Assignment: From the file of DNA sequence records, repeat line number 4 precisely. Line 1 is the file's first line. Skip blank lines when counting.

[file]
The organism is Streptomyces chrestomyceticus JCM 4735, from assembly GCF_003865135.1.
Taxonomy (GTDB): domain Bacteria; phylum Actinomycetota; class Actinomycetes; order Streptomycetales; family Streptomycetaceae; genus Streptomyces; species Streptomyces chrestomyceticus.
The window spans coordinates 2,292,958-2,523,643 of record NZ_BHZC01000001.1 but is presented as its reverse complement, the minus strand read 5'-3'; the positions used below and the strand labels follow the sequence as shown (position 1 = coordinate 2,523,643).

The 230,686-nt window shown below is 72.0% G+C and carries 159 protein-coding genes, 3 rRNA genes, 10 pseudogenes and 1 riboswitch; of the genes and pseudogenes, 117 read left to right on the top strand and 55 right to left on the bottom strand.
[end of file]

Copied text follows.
The 230,686-nt window shown below is 72.0% G+C and carries 159 protein-coding genes, 3 rRNA genes, 10 pseudogenes and 1 riboswitch; of the genes and pseudogenes, 117 read left to right on the top strand and 55 right to left on the bottom strand.